Gadhar is the Fulfalde word for destiny. When sitting around eating Cameroonian style meatballs at a friends house, she explained gadhar. Her explanation was simply, it is your destiny to be here [Meiganga], on this couch, eating this meal, meeting who you are meeting. This is the path Allah has it planned for you. This is the way that it is supposed to be. She is absolutely correct; this is my Gadhar.
I am on my way back to Bafia from my Site Visit to Meiganga. I cannot adequately express how I am feeling right now but I will do my best. Every night this past week I have been falling asleep with a big smile, my first night with a smile was on a 16 hour train ride. That ride I stood on the bunk ladder with my head out the window watching Cameroon pass by. I was there for a couple hours just watching. This is my home for the next 2 years and I cannot imagine anything better. That night I fell asleep with a smile that I hope will never leave.
While visiting my post, I was able to meet some remarkable people. I know that I keep using the word excited, but that I truly how I feel. I am excited to start working and meeting new people. I first met with the Mayor and he informed me that I need to get some color so I won’t stand out too much! I am not offended, it is true. I think I actually may glow in the dark!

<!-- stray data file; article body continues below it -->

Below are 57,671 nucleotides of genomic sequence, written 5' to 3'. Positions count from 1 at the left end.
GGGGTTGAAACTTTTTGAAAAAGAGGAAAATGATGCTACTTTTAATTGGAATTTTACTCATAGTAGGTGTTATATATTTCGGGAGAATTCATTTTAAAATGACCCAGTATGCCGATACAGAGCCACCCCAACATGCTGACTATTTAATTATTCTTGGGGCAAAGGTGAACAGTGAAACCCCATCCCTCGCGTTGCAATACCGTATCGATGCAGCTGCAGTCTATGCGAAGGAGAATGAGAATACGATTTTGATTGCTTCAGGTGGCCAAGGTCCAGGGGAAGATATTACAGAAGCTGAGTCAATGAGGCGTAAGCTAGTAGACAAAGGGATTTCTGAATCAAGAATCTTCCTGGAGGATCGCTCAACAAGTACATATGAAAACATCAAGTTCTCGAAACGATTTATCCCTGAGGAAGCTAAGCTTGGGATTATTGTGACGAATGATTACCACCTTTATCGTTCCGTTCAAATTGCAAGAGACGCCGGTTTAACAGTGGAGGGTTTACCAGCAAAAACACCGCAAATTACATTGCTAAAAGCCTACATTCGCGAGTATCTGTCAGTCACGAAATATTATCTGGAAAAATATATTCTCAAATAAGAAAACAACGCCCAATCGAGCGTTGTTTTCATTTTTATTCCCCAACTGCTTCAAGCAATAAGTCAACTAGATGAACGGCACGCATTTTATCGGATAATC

I was able to go to a Women’s Group 20 minutes outside of my village. This was a savings group of Refugees from the CAR. They spoke only Fulfade, which I will be learning once I can speak French. Although we do not speak the same language just yet, I already know that they are going to be a joy to work with!
Travel in Cameroon is quite an adventure. First, I took a 2 hour bus ride from Bafia to Yaounde. There were 35 people in a 22 person van. In my row that sat 4 people, there were 7! I sat on across my friends’ laps for 20 minutes then decided that it was not too comfortable. So I switched to 1 butt cheek on one person and the other cheek on another person! Then I took at 16 hour, overnight train from Yaounde to Ngaoundere. From there I took a 3 hour bus ride to Meigana.
Currently I am writing from Ngaoundere. It is rainy season here, which makes travel extremely difficult! I saw a huge truck that got stuck in the mud and flipped on its side. Our bus got stuck so we all had to get out and get on the side of the road and watch as the villagers pushed the van. It is quite an interesting experience to say the least.
It has been over a month now that I have been in Cameroon. I am loving it! I get sworn in August 17th in Bafia, then I will move to Meiganga. I will have internet, so I will be able to talk to people. I miss and love you all. Once I get back to Bafia, on those nights that I have trouble sleeping I will write more about my time here. But for now this little bit must do!